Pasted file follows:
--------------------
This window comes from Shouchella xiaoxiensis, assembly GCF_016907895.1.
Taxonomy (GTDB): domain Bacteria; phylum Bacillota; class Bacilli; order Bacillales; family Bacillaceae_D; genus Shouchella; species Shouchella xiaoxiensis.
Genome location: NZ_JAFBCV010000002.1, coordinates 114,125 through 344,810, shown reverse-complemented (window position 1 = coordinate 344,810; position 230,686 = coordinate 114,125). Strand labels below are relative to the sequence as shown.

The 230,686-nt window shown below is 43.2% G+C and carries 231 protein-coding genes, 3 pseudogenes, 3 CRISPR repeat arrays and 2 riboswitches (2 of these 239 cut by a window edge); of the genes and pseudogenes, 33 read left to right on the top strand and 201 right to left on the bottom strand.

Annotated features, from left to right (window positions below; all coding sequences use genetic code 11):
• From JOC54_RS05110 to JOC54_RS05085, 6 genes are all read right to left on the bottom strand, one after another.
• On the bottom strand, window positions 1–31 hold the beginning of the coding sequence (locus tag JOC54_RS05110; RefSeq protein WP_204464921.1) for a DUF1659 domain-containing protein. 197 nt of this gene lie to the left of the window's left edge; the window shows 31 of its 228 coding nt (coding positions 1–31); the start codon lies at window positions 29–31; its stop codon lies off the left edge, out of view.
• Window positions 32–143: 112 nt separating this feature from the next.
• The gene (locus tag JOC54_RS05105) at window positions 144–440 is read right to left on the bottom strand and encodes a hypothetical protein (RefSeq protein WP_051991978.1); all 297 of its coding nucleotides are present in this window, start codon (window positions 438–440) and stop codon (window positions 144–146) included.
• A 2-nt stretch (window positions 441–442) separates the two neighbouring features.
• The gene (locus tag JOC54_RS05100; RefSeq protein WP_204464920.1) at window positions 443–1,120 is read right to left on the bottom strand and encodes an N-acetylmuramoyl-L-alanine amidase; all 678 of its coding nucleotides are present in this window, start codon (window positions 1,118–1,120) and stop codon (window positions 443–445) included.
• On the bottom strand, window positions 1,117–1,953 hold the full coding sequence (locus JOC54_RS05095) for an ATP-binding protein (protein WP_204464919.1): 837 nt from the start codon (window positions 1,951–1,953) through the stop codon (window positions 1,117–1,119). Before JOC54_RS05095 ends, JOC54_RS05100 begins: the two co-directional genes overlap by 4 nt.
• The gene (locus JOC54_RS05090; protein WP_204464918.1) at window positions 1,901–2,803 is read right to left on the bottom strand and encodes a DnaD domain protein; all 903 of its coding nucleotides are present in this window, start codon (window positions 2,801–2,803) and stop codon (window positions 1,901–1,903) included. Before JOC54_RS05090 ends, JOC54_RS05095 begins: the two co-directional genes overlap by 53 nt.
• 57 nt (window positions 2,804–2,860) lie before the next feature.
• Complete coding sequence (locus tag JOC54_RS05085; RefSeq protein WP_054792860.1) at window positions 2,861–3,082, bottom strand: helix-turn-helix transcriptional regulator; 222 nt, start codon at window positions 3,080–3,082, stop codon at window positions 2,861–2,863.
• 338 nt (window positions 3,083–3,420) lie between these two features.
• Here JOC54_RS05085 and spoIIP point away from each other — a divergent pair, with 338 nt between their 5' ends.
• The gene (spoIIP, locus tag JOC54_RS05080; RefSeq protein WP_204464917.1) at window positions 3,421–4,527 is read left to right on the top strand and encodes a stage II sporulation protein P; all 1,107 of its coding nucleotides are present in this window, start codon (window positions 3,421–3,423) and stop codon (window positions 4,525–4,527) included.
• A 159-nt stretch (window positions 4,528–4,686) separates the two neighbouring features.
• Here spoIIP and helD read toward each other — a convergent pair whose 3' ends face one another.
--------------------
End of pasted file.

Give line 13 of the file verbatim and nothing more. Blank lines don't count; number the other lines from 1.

• The gene (locus JOC54_RS05090; protein WP_204464918.1) at window positions 1,901–2,803 is read right to left on the bottom strand and encodes a DnaD domain protein; all 903 of its coding nucleotides are present in this window, start codon (window positions 2,801–2,803) and stop codon (window positions 1,901–1,903) included. Before JOC54_RS05090 ends, JOC54_RS05095 begins: the two co-directional genes overlap by 53 nt.